How to Buy a USB Flash Drive That's Right for You

by Benjamin Aries

A USB flash drive holds data, similar to a computer's hard disk drive, but containing solid flash memory rather than moving parts, allowing it to be small and portable. These drives come with several different capacities and security features. Some USB drives can hold very large amounts of encrypted data for long-term storage, while others are simpler and are designed for transferring small files. You should consider how you intend to use the device, and select an affordable flash drive that meets your specific storage requirements.

Consider how much drive capacity you require. Flash drive sizes commonly range between one and 32 gigabytes of storage space. For reference, a one-gigabyte drive can store approximately 300 MP3 song files, while a 32-gigabyte drive can be loaded with over 10,000 songs. A large flash device is useful for storing computer backups or transferring large multimedia files, but is more expensive than a low-capacity drive.

Decide how important transfer speed is for the intended application. This speed determines how quickly files can be moved on and off of the drive. Flash devices are available in USB 2.0 and USB 3.0 formats. A USB 3.0 drive provides the highest transfer speed, but may not be fully compatible with computers that are several years old. Higher speed is useful if you need to frequently access the drive.

Determine the necessary level of data security. Some drives contain encryption algorithms, which scramble the data and make files unreadable to users without the password. This feature increases the price of a drive, and can slow down the transfer speed. Despite these disadvantages, data encryption may be a smart option for buyers who need to safeguard confidential files.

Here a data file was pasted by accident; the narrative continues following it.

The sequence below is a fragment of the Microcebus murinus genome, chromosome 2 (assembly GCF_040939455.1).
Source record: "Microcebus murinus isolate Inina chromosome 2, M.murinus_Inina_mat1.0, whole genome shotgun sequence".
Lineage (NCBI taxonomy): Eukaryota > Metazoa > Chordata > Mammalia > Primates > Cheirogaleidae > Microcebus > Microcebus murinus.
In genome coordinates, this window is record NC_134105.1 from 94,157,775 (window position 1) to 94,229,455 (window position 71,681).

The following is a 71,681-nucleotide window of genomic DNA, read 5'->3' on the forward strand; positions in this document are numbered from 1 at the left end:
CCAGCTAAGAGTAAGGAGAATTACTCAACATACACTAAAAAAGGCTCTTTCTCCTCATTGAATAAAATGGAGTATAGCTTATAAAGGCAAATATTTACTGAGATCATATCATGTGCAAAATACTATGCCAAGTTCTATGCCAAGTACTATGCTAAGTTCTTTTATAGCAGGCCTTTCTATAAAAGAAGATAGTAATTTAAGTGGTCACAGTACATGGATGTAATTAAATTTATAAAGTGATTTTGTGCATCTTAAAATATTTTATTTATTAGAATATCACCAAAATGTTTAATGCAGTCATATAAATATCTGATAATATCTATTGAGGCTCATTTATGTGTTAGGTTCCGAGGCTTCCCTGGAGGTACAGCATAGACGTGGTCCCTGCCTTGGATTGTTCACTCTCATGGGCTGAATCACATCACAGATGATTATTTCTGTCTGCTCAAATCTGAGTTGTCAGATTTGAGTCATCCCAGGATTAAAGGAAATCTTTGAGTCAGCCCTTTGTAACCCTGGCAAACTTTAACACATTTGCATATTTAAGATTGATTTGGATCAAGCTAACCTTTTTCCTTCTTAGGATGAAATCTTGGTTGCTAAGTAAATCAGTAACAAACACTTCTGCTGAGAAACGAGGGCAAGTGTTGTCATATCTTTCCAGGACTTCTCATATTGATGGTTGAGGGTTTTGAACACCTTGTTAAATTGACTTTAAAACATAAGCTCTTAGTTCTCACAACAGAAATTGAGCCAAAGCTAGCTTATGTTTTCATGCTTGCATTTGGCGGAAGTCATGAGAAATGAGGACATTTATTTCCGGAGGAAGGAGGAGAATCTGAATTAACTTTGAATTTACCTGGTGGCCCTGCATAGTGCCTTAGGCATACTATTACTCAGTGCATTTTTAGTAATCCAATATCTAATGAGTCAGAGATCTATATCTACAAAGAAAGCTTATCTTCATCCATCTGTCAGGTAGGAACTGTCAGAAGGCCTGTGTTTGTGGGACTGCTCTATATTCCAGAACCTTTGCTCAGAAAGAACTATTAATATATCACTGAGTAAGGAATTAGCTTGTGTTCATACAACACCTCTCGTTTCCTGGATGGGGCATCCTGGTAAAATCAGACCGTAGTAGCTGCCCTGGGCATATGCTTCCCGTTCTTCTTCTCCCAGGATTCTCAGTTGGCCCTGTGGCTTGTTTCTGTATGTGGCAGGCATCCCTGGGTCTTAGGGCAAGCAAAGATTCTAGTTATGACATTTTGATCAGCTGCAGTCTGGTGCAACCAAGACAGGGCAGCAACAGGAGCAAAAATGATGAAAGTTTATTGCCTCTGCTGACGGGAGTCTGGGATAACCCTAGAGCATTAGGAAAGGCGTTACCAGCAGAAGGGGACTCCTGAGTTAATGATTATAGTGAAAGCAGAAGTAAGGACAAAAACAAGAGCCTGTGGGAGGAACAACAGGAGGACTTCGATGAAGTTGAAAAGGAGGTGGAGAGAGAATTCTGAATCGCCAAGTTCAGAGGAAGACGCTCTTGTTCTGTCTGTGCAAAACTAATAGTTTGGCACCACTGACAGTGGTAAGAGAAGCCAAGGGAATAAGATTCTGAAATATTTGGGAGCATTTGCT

Compare different drive case designs to find the best option. Many flash drives are housed in a simple plastic case. This is inexpensive, but does not provide a high amount of protection. Other drives use metal cases, and are more resistant to damage. Some drives have cases that can be sealed for protection from water or dirt. These more rugged drives can be valuable for travelers or users who work in harsh climates.

Think about the level of physical security that is required on the drive. Like encryption, physical safeguards can help prevent data theft. A flash drive with physical security features requires the owner's combination or even a fingerprint before it can be connected to a computer. This provides an additional layer of protection for the data, but raises the cost of the drive.


  • A flash drive from an established and reputable manufacturer is often a good choice. The Sandisk company, for instance, has been in business since 1988, and offers the popular "Cruzer" line of drives. Similarly, the Gagaware brand of drives is produced by Radio Shack, which has been in business for many decades.

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